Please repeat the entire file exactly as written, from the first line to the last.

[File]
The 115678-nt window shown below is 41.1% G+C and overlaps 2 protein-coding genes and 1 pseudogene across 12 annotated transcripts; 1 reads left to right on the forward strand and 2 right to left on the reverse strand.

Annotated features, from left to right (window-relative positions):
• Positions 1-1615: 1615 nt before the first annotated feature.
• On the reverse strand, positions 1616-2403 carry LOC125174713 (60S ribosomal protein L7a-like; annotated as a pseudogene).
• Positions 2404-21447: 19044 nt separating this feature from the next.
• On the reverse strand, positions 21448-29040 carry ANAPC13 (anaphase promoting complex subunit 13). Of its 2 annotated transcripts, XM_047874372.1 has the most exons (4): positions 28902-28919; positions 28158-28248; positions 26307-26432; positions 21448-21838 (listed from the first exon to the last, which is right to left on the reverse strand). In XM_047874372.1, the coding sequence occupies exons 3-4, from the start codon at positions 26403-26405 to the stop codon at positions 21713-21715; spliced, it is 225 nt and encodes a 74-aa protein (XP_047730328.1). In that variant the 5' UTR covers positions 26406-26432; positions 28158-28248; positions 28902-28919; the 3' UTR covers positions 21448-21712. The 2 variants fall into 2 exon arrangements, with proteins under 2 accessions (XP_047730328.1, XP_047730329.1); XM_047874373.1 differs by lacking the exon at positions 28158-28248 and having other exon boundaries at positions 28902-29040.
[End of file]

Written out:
The 115678-nt window shown below is 41.1% G+C and overlaps 2 protein-coding genes and 1 pseudogene across 12 annotated transcripts; 1 reads left to right on the forward strand and 2 right to left on the reverse strand.

Annotated features, from left to right (window-relative positions):
• Positions 1-1615: 1615 nt before the first annotated feature.
• On the reverse strand, positions 1616-2403 carry LOC125174713 (60S ribosomal protein L7a-like; annotated as a pseudogene).
• Positions 2404-21447: 19044 nt separating this feature from the next.
• On the reverse strand, positions 21448-29040 carry ANAPC13 (anaphase promoting complex subunit 13). Of its 2 annotated transcripts, XM_047874372.1 has the most exons (4): positions 28902-28919; positions 28158-28248; positions 26307-26432; positions 21448-21838 (listed from the first exon to the last, which is right to left on the reverse strand). In XM_047874372.1, the coding sequence occupies exons 3-4, from the start codon at positions 26403-26405 to the stop codon at positions 21713-21715; spliced, it is 225 nt and encodes a 74-aa protein (XP_047730328.1). In that variant the 5' UTR covers positions 26406-26432; positions 28158-28248; positions 28902-28919; the 3' UTR covers positions 21448-21712. The 2 variants fall into 2 exon arrangements, with proteins under 2 accessions (XP_047730328.1, XP_047730329.1); XM_047874373.1 differs by lacking the exon at positions 28158-28248 and having other exon boundaries at positions 28902-29040.